What happens now?
According to the UCI, Froome’s B sample has already been tested and “has confirmed the results of the rider’s A sample”. Following the UCI’s anti-doping guidelines, the case will now be referred to Legal Anti-Doping Services (LADS). LADS is a unit separate from the UCI that is “essentially composed of legal experts, this body intervenes when a case of an apparent breach of the anti-doping rules is reported to it”.
Team Sky and Froome have been issued with a request to explain the elevated level of salbutamol. According to the Guardian, Team Sky have lawyers and scientists working to challenge the result.
What is Team Sky and Froome’s explanation?
Team Sky has said in its initial statement that “There is considerable evidence to show that there are significant and unpredictable variations in the way salbutamol is metabolised and excreted.
“As a result, the use of permissible dosages of salbutamol can sometimes result in elevated urinary concentrations, which require explanation. A wide range of factors can affect the concentrations, including the interaction of salbutamol with food or other medications, dehydration and the timing of salbutamol usage before the test.”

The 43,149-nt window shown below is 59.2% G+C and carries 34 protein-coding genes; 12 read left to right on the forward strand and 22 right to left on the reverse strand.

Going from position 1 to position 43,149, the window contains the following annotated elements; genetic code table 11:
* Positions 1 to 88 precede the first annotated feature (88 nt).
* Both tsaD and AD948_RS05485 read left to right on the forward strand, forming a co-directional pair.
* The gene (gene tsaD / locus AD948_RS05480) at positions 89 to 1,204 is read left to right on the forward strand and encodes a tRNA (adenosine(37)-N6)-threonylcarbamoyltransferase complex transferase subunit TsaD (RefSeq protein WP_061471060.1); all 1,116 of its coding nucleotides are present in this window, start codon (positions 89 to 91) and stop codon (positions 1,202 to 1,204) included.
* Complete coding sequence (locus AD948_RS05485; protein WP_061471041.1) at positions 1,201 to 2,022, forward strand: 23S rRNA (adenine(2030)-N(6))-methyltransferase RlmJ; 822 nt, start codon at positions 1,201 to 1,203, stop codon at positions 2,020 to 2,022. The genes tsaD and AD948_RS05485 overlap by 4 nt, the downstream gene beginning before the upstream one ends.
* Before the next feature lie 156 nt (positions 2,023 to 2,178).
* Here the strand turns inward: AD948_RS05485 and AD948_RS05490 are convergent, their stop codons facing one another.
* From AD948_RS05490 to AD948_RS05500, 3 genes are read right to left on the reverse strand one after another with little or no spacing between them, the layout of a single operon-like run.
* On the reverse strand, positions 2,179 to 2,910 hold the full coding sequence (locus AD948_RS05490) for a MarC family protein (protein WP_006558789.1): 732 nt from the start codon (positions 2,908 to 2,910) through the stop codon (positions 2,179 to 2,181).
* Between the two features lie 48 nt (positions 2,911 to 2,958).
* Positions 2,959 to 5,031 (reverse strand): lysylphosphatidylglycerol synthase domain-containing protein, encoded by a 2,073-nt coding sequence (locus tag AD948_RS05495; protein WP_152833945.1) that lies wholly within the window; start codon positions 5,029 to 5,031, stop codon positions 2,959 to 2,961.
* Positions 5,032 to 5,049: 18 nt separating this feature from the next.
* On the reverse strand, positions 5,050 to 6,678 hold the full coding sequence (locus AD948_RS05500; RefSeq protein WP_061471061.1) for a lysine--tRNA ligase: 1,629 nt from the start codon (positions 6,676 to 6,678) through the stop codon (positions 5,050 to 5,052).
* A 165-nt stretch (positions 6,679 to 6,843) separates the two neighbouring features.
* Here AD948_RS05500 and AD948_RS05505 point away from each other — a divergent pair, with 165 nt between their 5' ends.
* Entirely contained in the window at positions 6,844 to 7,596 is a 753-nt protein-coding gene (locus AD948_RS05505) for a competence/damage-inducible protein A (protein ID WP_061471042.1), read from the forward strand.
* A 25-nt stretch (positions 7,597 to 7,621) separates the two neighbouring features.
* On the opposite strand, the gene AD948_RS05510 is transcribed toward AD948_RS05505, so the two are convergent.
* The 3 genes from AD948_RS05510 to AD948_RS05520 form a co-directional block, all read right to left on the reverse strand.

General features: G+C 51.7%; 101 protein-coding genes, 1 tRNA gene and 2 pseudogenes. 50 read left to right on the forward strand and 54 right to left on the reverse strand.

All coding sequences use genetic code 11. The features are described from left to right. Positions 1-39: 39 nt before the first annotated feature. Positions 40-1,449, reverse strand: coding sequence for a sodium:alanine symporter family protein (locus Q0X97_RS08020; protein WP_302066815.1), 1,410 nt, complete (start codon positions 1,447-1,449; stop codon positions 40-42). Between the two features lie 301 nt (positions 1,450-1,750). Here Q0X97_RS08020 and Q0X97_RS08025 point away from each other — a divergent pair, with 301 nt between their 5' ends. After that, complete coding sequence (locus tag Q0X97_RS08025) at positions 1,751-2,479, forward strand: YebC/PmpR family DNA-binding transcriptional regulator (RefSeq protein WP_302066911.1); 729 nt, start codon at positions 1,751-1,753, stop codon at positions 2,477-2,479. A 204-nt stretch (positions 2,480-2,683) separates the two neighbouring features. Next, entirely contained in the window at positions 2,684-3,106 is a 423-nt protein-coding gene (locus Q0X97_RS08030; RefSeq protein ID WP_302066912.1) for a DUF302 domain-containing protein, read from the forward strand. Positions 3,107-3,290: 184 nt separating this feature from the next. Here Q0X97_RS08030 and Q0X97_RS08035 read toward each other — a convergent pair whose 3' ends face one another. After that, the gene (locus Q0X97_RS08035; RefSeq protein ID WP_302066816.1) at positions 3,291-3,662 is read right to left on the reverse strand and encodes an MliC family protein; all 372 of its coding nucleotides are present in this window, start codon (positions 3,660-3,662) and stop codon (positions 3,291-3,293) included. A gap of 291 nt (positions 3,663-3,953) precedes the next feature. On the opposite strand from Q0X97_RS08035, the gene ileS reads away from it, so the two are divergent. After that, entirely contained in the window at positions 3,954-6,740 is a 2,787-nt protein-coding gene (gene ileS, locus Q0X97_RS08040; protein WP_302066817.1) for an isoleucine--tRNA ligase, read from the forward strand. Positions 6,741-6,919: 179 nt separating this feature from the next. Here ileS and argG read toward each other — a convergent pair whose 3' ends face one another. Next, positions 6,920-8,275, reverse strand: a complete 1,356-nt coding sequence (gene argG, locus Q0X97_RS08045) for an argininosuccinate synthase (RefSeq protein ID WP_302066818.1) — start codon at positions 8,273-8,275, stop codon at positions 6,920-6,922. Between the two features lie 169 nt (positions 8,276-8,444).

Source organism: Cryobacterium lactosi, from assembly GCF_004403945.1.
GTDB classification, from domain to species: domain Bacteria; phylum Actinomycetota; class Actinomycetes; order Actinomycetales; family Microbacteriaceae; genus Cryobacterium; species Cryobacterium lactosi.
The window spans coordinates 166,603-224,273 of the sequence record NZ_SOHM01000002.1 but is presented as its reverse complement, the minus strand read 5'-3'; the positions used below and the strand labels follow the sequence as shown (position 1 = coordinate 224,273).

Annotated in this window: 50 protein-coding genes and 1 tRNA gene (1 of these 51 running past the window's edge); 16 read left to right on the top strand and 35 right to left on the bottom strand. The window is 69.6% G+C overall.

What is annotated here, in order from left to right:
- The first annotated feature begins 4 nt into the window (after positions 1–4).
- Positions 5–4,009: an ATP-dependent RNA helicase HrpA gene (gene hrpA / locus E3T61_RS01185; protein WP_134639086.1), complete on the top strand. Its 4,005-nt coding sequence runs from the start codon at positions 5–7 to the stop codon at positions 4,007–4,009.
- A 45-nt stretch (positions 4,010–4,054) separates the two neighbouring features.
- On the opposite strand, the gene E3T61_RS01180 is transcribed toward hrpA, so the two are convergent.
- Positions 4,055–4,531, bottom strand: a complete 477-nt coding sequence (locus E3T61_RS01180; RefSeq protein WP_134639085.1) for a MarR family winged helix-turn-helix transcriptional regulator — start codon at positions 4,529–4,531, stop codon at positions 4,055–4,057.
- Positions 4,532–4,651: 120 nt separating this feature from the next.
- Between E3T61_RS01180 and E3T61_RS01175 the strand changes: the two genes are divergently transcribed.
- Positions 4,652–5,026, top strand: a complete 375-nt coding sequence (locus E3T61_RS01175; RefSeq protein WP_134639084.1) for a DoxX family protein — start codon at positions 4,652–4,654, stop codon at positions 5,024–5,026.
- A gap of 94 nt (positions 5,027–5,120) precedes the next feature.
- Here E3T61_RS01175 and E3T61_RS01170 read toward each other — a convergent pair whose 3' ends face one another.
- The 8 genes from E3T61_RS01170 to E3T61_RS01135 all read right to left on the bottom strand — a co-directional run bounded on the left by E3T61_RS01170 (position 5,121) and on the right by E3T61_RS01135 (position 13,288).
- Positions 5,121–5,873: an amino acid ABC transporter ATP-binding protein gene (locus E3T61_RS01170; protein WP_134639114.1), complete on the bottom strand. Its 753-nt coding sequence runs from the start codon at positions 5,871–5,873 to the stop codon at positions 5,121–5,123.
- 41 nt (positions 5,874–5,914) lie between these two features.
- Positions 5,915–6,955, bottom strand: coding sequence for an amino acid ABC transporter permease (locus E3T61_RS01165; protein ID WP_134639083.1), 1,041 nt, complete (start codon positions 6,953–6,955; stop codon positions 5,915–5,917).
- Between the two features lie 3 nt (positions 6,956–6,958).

Froome said in the statement: “It is well known that I have asthma and I know exactly what the rules are. I use an inhaler to manage my symptoms (always within the permissible limits) and I know for sure that I will be tested every day I wear the race leader’s jersey.
“My asthma got worse at the Vuelta so I followed the team doctor’s advice to increase my salbutamol dosage. As always, I took the greatest care to ensure that I did not use more than the permissible dose.”